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Coke (fuel)

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**Historical Development**:
– Chinese historical sources from the 4th century mention coke production.
– Chinese ironworkers in the 11th century began using coke to fuel furnaces.
– By 1078 CE, coke replaced charcoal in iron production in China.
– In 1589, a patent was granted in Britain for making iron and steel with coke.
– Abraham Darby I established a coke-fired blast furnace in Britain in 1709.
– The US saw its first use of coke in an iron furnace around 1817.
– China is the largest producer and exporter of coke, accounting for 60% of global production.
– By 1880, Britain produced about 7,000,000 tons of coke per year.

**Production and Industrial Impact**:
– Coke was produced by heating coal in enclosed chambers in gas works.
– Improvement in coke production processes increased yields from 33% to 65% by the 19th century.
– Availability of inexpensive iron due to coke was a factor in the Industrial Revolution.
– Coke allowed blast furnaces to become taller and larger.
– Transition from charcoal to coke in iron-making was essential due to deforestation.
– Coke played a crucial role in the expansion of the iron industry in Britain and the US.
– Industrial coke furnaces use a coke oven to produce coke from coal at high temperatures.

**Occupational Safety and Environmental Impact**:
– Exposure to coke oven emissions in the workplace can occur through inhalation, skin contact, or eye contact.
– Legal exposure limits for coke oven emissions are set by OSHA and NIOSH in the US.
– Wastewater from coking is highly toxic and carcinogenic.
– Various methods for treatment of coking wastewater have been studied.
– Environmental damage from beehive coking in the US attracted national attention after 1900.

**Uses and Properties**:
– Coke can be used as fuel and a reducing agent in smelting iron ore.
– Coke is commonly used in blacksmithing and as a smokeless fuel in stoves and furnaces.
– Coke has a bulk specific gravity of around 0.77 and is highly porous.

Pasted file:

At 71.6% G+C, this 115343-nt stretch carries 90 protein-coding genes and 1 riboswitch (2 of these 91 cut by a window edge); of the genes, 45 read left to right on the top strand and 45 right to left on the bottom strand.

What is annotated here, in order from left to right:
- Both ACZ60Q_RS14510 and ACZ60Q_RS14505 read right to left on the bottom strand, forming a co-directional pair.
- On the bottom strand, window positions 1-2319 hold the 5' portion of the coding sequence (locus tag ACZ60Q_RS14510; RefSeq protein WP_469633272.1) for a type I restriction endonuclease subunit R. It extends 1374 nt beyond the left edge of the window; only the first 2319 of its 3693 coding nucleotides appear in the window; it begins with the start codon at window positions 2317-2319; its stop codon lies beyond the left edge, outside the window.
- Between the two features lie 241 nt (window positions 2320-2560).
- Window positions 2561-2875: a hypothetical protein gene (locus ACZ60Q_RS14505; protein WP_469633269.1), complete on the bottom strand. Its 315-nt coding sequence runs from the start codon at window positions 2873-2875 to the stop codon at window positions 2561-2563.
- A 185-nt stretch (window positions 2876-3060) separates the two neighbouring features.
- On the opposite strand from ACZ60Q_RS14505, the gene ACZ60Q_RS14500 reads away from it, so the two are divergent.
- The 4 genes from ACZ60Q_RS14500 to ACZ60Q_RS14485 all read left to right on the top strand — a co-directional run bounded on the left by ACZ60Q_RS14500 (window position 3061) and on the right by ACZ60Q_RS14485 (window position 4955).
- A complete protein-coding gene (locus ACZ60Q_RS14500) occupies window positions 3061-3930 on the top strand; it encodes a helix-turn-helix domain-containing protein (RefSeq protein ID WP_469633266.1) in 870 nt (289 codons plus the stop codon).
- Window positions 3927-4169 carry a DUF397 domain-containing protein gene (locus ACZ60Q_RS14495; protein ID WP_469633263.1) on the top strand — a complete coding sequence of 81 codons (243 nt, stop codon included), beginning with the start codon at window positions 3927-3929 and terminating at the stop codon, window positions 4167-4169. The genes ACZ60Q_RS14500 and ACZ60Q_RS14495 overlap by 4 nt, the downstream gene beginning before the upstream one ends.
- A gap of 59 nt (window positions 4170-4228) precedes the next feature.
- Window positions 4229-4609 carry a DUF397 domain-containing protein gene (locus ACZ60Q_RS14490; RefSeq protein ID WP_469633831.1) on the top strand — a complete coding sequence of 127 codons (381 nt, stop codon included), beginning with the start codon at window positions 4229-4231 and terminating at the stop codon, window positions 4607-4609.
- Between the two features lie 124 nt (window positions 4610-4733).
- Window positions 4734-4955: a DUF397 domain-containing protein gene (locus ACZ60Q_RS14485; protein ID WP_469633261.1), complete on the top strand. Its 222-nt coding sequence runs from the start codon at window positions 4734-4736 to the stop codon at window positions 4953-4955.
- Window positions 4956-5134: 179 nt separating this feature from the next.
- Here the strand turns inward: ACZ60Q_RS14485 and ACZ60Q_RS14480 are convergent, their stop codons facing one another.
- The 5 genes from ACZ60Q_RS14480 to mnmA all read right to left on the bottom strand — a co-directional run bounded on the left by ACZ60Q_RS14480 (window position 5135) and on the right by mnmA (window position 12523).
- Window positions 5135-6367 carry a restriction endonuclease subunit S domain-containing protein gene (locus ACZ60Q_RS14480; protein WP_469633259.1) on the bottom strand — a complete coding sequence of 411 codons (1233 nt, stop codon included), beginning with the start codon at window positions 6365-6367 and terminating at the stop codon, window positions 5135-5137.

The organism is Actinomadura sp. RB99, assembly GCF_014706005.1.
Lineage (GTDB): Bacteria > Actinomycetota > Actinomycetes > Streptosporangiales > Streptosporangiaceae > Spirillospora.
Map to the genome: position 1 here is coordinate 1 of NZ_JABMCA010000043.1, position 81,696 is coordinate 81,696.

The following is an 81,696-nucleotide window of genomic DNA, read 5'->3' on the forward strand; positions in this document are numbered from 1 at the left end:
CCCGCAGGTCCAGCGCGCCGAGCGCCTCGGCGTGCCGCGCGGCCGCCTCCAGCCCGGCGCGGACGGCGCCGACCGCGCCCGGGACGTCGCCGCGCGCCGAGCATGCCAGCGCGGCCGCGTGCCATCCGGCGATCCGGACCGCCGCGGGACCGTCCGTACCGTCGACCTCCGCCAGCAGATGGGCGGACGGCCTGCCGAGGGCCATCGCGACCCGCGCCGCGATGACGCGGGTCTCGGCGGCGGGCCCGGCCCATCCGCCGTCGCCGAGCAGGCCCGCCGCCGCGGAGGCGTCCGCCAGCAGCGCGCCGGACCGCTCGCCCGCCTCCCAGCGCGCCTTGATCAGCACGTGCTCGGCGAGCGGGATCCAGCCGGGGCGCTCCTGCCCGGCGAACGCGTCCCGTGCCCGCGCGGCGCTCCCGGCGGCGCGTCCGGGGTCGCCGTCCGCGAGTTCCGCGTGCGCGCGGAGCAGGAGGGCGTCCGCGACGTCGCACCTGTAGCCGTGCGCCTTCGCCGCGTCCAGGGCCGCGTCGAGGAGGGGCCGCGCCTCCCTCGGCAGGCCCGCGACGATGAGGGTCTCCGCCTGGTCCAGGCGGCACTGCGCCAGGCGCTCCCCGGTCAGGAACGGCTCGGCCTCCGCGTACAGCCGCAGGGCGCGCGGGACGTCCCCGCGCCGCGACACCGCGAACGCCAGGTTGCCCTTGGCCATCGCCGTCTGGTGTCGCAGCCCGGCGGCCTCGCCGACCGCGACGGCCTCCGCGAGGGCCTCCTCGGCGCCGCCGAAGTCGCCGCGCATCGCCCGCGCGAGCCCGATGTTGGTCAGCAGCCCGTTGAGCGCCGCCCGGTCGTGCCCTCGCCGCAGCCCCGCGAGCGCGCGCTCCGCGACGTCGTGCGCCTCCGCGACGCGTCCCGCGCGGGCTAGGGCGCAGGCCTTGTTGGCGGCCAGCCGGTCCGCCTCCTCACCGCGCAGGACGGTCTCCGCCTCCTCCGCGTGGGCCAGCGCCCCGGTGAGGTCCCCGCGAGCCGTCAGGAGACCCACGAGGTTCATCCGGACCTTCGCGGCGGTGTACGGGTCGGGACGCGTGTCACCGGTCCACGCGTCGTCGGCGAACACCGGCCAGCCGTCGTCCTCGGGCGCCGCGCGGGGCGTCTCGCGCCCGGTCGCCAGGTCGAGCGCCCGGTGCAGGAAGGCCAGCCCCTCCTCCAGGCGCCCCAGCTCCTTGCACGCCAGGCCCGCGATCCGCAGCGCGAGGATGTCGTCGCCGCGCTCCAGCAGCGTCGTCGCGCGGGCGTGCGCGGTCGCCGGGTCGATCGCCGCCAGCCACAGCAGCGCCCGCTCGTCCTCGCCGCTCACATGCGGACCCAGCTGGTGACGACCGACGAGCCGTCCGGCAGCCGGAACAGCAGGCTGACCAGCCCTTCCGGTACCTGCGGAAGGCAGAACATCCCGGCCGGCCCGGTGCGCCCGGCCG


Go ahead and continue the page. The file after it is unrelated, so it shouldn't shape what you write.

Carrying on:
– Low ash and sulfur content are desirable in coke production.
– Important characteristics include M10, M25, and M40 test crush indexes.
– Coke Strength After Reaction (CSR) index shows cokes ability to withstand blast furnace conditions.

**Byproducts and Other Processes**:
– Byproducts of coking include coal tar pitch, ammonia, hydrogen sulphide, pyridine, and carbon-based material.
– Various industries use petroleum coke, a solid residue from petroleum refining.
Gas works producing syngas also generate coke.
– Fluid coking converts heavy crude into lighter products.
– High-temperature lignite coke is produced from low-quality lignite.

Coke (fuel) (Wikipedia)

Coke is a grey, hard, and porous coal-based fuel with a high carbon content and few impurities, made by heating coal or oil in the absence of air—a destructive distillation process. It is an important industrial product, used mainly in iron ore smelting, but also as a fuel in stoves and forges when air pollution is a concern.

Raw coke

The unqualified term "coke" usually refers to the product derived from low-ash and low-sulphur bituminous coal by a process called coking. A similar product called petroleum coke, or pet coke, is obtained from crude oil in oil refineries. Coke may also be formed naturally by geologic processes.

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